(Please note: the names and locations of all parties have been changed to protect the confidentiality of the participants in this medical malpractice/personal injury case and its proceedings.)
It is worth noting that situations similar to those described in this case could just as easily occur at any of the healthcare facilities in the area, such as Kaiser, U.C. Davis Medical Center, Mercy, or Sutter.
THE DECLARATION OF RANDALL BROWN, M.D., CLEARLY ESTABLISHES THAT DEFENDANTS WERE NEGLIGENT AND THAT DEFENDANTS’ NEGLIGENCE PROXIMATELY CAUSED INJURY TO PLAINTIFF
Even though plaintiff should have no obligation to present any evidence since defendants have failed to carry their initial burden of proof, nevertheless plaintiff submits the declaration of Randall Brown, M.D. Dr. Brown has several specific criticisms of Dr. Lee’s level of care and treatment, and he ties these criticisms specifically to the medical history.
First, Dr. Brown has declared that the augmentation surgery was scheduled too soon after Ms. White had given birth, and that this was below the standard of care. The surgery was scheduled only six months after Ms. White had stopped breast feeding her baby.
Second, Dr. Lee advised Ms. White to daily massage her breasts following the augmentation surgery; this was below the standard of care as massaging stimulated milk production.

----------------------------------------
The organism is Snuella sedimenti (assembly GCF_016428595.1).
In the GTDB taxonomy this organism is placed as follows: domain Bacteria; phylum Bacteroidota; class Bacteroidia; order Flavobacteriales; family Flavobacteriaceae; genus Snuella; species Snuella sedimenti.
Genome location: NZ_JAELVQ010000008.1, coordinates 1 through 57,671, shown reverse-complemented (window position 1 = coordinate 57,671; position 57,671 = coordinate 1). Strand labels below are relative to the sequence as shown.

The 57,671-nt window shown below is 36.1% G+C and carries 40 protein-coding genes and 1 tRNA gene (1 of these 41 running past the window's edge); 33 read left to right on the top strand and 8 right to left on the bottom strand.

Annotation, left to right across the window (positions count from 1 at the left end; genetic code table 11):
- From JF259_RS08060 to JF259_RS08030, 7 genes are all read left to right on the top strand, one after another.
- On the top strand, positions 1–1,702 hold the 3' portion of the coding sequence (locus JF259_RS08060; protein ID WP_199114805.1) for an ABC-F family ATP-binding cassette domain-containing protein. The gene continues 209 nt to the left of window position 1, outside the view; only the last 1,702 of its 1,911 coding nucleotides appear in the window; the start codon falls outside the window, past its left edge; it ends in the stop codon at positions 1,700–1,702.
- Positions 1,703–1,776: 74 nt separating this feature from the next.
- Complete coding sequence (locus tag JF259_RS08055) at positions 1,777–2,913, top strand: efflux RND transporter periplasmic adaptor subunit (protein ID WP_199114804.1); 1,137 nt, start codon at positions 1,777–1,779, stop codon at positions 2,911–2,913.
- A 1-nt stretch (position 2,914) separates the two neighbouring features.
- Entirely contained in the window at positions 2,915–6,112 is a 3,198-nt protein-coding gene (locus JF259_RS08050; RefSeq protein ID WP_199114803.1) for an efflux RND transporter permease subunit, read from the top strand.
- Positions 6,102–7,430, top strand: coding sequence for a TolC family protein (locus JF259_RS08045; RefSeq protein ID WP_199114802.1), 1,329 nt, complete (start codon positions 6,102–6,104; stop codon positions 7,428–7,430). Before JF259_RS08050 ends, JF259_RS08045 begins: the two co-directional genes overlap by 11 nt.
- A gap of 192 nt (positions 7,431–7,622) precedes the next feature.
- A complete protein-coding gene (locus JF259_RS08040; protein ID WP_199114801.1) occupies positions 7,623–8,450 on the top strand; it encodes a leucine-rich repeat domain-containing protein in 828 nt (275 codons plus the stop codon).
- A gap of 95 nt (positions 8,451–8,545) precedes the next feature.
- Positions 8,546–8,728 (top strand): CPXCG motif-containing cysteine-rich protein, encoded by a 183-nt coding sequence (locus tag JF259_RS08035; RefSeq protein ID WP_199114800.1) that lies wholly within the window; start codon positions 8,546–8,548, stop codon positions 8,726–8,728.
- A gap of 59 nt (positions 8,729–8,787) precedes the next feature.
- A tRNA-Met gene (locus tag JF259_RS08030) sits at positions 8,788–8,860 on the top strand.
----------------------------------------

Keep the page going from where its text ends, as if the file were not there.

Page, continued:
Third, Dr. Lee negligently managed Ms. White’s lactation and breast drainage by removing the drains too soon, only to have to re-install them soon after.
Dr. Brown specifically declares that the care by Dr. Lee was below the standard of care.
Causation is also established by Dr. Brown: improper scheduling of the surgery directly led to the bad results of the surgery; negligent management of lactation and drainage resulted in bilateral mastitis, a fever of 104, and a staphylococcus infection that required removal of the implants and caused scarring necessitating future surgery; Dr. Lee’s errors delayed Ms. White’s ability to return to work; and Ms. White was required to seek emergency room care and to undergo surgical procedures which would not have been necessary but for Dr. Lee’s negligence.
These specific statements, clearly tied to the facts established by the medical records, establish a triable issue of material fact.
For the reasons stated, the motion must be denied.
For more information you are welcome to contact Sacramento personal injury lawyer, Moseley Collins.